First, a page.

Polarized

How opinions unite and divide us

Parties Divided?

Have Americans’ values changed? Or just their partisanship?

Based upon its most recent Values Survey, the Pew Research Center reports that Americans values have remained fairly stable for the past twenty five years but Republicans and Democrats hardly seem to agree. The figure below, taken from the report, shows the over-time trend in the difference between Democrats’ and Republicans’ responses to twelve values questions over the period 1987-2012. The dramatic upward trend in almost all the plots suggests that Democrats and Republicans are polarizing.

Polarization – the trend by which two groups move in opposite directions on a scale, becoming more extreme over time – is a defining feature of current political conversation. In order for polarization to occur, individuals have to develop more extreme views over the course of their lives or new generations have to hold more extreme and divided political viewpoints than earlier generations, or both. This means that Republicans have to become more conservative and Democrats have to become more liberal, or the people who identify as Republican have to be more conservative than people in earlier periods that identified as Republican (and the same pattern with Democrats). 

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Apparent polarization

Both these possibilities present psychological explanations for political polarization, but those explanations are quite different.

The first says something about socialization and development over one’s lifecourse. Unfortunately, polarization between Democrats and Republicans is unlikely to be due entirely to individuals changing their views as they age. Donald Green (previously of Yale, now at Columbia) and coauthors demonstrated in their book, Partisan Hearts and Minds, that individuals’ identifications with a political party are incredibly stable. Similarly, now classical work on political socialization conducted by Kent Jennings and Richard Niemi (University of Rochester) has shown that political views evolve gradually over the lifecourse. Changes in individuals’ views is unlikely to explain polarization.

The second possibility – that individuals who identify as Republican and individuals who identify as Democrats today are different from those who have identified with the two parties in the past – seems far more likely. How we identify ourselves is a product of social, familial, and political context. And, given that the American political landscape is limited to about two political parties, those alternatives are imperfect summaries of every person’s political views. As a result, a party’s constituency is going to be somewhat politically diverse.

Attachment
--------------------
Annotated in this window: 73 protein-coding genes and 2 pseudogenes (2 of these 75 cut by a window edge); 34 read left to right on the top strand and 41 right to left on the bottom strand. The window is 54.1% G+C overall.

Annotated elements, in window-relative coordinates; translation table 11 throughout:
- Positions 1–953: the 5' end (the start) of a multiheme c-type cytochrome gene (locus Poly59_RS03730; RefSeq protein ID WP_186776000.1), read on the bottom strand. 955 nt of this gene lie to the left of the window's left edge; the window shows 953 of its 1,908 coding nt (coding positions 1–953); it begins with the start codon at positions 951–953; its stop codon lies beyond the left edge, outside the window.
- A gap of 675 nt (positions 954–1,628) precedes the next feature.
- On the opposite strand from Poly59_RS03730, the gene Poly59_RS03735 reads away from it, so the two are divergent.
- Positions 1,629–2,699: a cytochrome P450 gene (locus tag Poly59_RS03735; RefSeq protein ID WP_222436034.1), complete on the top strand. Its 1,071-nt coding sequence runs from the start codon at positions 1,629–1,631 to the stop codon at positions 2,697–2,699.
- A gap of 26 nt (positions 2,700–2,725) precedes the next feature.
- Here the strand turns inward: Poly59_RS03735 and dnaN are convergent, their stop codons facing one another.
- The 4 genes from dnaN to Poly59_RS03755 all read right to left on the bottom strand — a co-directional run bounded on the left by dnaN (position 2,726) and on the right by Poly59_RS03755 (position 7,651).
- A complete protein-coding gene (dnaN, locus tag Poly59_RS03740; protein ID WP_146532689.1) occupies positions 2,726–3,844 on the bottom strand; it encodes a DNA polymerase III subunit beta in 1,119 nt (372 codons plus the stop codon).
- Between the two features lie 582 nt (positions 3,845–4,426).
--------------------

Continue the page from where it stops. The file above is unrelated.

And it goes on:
Research by Matthew Levendusky (Penn) shows that over the last few decades, however, it appears that people have either been more likely to “sort” into a party, such that conservatives are more likely to call themselves Republicans and liberals call themselves Democrats. This means that people have not individually become more extreme on a liberal-conservative dimension nor have individuals shifted from one party to another. Instead, the parties’ positions and those of voters have gradually aligned, so that Republicans appear to be more extreme because their party is more homogeneously conservative and Democrats appear to be more extreme because their party is more homogeneously liberal.

The Pew report makes a big deal out of the large and apparently increasing differences between Democrats and Republicans in terms of core political values. In light of the sorting process identified by Levendusky, it seems that these differences are largely spurious – not a consequence of meaningful changes in public views, but an artifact of how new voters have come to translate their political views into a party identification. The parties are clearly more distinct, more extreme, and more polarized than they have been during most of our lifetimes, but the electorate itself hasn’t changed much at all.

Thomas J. Leeper is a Ph.D. candidate in political science and a graduate fellow of the Institute for Policy Research at Northwestern University.

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